We are a theory and computational group interested in the understanding and design of nanomaterials and nanodevices. Towards this goal, we employed a range of multiphysics and multiscale tools both retrospectively (e.g. corroborating our results to experiments) and prospectively (e.g. predicting new phenomena and finding solutions to open problems).
Our work in recent years is largely focused on an interesting class of two-dimensional crystals such as graphene, transition metal dichalcogenides, boron nitrides, black phoshorus and their heterostructures. We revealed their basic electronic and optical properties, and their opportunities for novel electronics, optoelectronics, nanophotonics and plasmonics.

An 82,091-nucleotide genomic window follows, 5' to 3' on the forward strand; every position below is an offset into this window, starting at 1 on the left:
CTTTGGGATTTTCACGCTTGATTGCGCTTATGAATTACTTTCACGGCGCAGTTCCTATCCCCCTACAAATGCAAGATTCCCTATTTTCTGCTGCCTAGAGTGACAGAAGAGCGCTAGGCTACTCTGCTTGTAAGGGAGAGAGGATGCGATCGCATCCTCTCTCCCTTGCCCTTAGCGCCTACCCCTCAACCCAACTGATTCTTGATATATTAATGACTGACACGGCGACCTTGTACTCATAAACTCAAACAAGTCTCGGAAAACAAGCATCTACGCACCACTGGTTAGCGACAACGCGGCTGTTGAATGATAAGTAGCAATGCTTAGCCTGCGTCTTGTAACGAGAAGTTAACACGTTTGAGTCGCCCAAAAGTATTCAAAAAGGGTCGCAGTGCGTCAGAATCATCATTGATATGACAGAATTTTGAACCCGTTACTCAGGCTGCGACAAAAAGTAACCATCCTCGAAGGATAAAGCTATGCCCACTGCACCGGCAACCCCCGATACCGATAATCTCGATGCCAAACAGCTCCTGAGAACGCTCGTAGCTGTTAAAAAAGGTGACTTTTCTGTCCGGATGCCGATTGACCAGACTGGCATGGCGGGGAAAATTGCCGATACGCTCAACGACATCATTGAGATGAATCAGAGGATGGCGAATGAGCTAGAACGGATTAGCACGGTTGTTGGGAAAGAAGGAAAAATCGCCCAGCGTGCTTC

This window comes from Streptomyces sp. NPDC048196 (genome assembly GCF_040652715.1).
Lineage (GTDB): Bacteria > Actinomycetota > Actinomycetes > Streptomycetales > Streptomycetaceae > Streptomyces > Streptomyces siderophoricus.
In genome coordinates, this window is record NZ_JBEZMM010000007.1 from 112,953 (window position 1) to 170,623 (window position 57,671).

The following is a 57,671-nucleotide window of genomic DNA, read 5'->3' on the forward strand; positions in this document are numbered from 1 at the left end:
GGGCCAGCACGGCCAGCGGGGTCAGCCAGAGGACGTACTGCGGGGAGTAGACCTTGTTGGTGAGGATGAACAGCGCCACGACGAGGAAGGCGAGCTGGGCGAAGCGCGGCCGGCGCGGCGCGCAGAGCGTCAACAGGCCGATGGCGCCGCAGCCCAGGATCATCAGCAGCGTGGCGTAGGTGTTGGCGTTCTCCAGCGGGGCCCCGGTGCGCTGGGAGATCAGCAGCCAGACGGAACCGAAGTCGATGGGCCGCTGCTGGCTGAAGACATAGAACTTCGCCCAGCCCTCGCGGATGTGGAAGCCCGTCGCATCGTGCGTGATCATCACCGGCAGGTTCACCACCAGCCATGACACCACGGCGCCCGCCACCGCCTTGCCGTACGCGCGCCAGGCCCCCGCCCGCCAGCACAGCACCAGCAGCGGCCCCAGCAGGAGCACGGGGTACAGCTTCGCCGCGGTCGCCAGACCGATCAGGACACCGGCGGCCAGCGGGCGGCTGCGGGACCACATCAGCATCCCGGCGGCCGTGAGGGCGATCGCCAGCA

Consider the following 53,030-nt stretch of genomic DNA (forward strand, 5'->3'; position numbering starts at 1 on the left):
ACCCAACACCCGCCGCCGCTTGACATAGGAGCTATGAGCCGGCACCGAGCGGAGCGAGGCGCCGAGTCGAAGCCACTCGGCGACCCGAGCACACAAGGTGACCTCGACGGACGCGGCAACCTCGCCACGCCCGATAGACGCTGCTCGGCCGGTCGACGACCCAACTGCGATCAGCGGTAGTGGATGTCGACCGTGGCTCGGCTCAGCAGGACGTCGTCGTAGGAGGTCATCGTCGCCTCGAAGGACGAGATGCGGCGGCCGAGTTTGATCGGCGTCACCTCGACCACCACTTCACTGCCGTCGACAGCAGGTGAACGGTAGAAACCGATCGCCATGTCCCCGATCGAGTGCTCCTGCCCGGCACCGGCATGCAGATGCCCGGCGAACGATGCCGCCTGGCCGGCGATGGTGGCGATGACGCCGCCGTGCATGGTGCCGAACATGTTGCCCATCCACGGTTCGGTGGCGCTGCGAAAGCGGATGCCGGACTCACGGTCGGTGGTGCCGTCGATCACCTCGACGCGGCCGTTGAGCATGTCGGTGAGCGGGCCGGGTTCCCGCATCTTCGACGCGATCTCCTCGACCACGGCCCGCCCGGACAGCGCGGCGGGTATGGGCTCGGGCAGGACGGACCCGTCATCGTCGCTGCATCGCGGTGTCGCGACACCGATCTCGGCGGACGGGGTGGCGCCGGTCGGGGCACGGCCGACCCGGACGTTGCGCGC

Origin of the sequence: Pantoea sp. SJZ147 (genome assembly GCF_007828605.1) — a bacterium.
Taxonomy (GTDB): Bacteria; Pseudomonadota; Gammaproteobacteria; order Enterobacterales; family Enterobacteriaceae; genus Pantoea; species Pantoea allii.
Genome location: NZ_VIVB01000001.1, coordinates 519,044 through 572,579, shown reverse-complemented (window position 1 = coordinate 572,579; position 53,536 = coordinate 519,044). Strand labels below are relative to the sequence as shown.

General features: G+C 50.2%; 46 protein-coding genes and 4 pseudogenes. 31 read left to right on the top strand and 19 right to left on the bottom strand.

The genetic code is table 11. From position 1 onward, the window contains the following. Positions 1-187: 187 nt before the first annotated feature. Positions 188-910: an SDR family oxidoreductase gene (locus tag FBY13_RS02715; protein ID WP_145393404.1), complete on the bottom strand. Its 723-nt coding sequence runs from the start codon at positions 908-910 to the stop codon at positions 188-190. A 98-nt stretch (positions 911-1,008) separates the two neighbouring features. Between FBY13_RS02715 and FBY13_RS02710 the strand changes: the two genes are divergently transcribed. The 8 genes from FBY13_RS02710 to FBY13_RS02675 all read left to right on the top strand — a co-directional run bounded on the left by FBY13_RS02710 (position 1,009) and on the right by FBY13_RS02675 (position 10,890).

Short Bio: Low joins the department of Electrical & Computer Engineering at the University of Minnesota as an Assistant Professor in fall 2014. Prior to this, Low worked as an in-house theorist at various experimental groups at Columbia University, Yale University and IBM Thomas J. Watson Research. While at IBM, from 2011-2014, Low served as an industry liaison to various Universities under the Nanoelectronics Research Initiative with the goal of finding the next electronics switch. He obtained his doctoral degree from the National University of Singapore in 2008, and then a postdoctoral associate at Purdue University. Low received the IBM Pat Goldberg Memorial Best Paper Award (2014), IBM Invention Award (2013), KITP Rice Family Fund Fellowship (2012), Singapore Millennium Fellowship (2007), and the IEEE Electron Device Society Fellowship (2005).